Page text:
We propose a method for creating a matte the per-pixel foreground color and alpha of a person by taking photos or videos in an everyday setting with a handheld camera. Most existing matting methods require a green screen background or a manually created trimap to produce a good matte. Automatic, trimap-free methods are appearing, but are not of comparable quality. In our trimap free approach, we ask the user to take an additional photo of the background without the subject at the time of capture. This step requires a small amount of foresight but is far less timeconsuming than creating a trimap. We train a deep network with an adversarial loss to predict the matte. We first train a matting network with supervised loss on ground truth data with synthetic composites. To bridge the domain gap to real imagery with no labeling, we train another matting network guided by the first network and by a discriminator that judges the quality of composites. We demonstrate results on a wide variety of photos and videos and show significant improvement over the state of the art.
[Paper Arxiv], to appear in CVPR 2020
title={Background Matting: The World is Your Green Screen},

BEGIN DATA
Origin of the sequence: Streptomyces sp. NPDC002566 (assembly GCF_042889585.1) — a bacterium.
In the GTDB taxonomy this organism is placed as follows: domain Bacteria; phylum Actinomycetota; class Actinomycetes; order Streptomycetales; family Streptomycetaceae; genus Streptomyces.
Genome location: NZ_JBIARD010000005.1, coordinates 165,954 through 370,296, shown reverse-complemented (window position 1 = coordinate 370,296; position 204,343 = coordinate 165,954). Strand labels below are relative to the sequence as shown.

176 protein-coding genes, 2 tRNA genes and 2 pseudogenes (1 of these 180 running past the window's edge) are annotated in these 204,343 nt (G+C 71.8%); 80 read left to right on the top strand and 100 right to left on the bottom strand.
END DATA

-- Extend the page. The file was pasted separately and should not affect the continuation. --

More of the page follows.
author = {Soumyadip Sengupta and Vivek Jayaram and Brian Curless and Steve Seitz and Ira Kemelmacher-Shlizerman},
booktitle={Computer Vision and Pattern Regognition (CVPR)},
Blog Post, with simplified methods and discussions
Captured videos for Background Matting
We capture 50 videos of subjects performing different motion with fix and hand-held camera in both indoor and outdoor settings. We also capture the background as the subject leaves the scene. We will soon release this data to help future research on Background Matting.
Comparison with existing methods
We show qualitative comparison w.r.t. Background substraction, Semantic segmentation (Deeplabv3+) and Alpha matting techniques. For Alpha matting algorithms, we compare with state-of-the-art (i) trimap based methods Context Aware Matting (CAM) and Index Matting (IM), where trimap is automatically created from segmentation, and (ii) automatic matting algorithm Late Fusion Matting (LFM). Our algorithm is first trained on synthetic-composite Adobe dataset with supervision (Ours Adobe) and then on unlabelled real data with self-supervision and adversarial loss (Ours Real). We also show that trianing on real data improves matting quality.
The authors thank the labmates from UW GRAIL lab, Ellie Bridge and Andrey Ryabstev for their support in data capturing and helpful discussions. This work was supported by NSF/Intel Visual and Experimental Computing Award #1538618, the UW Reality Lab, Facebook, Google, Futurewei.